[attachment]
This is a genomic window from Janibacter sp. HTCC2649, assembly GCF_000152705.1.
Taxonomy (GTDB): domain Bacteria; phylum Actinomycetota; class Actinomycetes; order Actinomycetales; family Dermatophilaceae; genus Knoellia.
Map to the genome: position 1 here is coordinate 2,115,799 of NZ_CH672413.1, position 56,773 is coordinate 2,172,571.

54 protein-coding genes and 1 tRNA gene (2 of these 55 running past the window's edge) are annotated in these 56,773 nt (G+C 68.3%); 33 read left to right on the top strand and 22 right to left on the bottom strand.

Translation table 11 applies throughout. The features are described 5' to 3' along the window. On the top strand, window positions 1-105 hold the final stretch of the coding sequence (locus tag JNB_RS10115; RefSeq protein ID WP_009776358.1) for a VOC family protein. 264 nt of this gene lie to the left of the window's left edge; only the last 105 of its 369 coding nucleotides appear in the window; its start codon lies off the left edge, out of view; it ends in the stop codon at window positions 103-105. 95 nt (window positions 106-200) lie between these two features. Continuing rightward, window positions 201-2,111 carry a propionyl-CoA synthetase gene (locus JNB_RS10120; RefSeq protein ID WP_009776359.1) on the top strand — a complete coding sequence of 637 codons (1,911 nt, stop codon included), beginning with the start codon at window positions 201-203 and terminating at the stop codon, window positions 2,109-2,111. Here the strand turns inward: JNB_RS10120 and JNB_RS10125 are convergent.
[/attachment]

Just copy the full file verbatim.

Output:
This is a genomic window from Janibacter sp. HTCC2649, assembly GCF_000152705.1.
Taxonomy (GTDB): domain Bacteria; phylum Actinomycetota; class Actinomycetes; order Actinomycetales; family Dermatophilaceae; genus Knoellia.
Map to the genome: position 1 here is coordinate 2,115,799 of NZ_CH672413.1, position 56,773 is coordinate 2,172,571.

54 protein-coding genes and 1 tRNA gene (2 of these 55 running past the window's edge) are annotated in these 56,773 nt (G+C 68.3%); 33 read left to right on the top strand and 22 right to left on the bottom strand.

Translation table 11 applies throughout. The features are described 5' to 3' along the window. On the top strand, window positions 1-105 hold the final stretch of the coding sequence (locus tag JNB_RS10115; RefSeq protein ID WP_009776358.1) for a VOC family protein. 264 nt of this gene lie to the left of the window's left edge; only the last 105 of its 369 coding nucleotides appear in the window; its start codon lies off the left edge, out of view; it ends in the stop codon at window positions 103-105. 95 nt (window positions 106-200) lie between these two features. Continuing rightward, window positions 201-2,111 carry a propionyl-CoA synthetase gene (locus JNB_RS10120; RefSeq protein ID WP_009776359.1) on the top strand — a complete coding sequence of 637 codons (1,911 nt, stop codon included), beginning with the start codon at window positions 201-203 and terminating at the stop codon, window positions 2,109-2,111. Here the strand turns inward: JNB_RS10120 and JNB_RS10125 are convergent.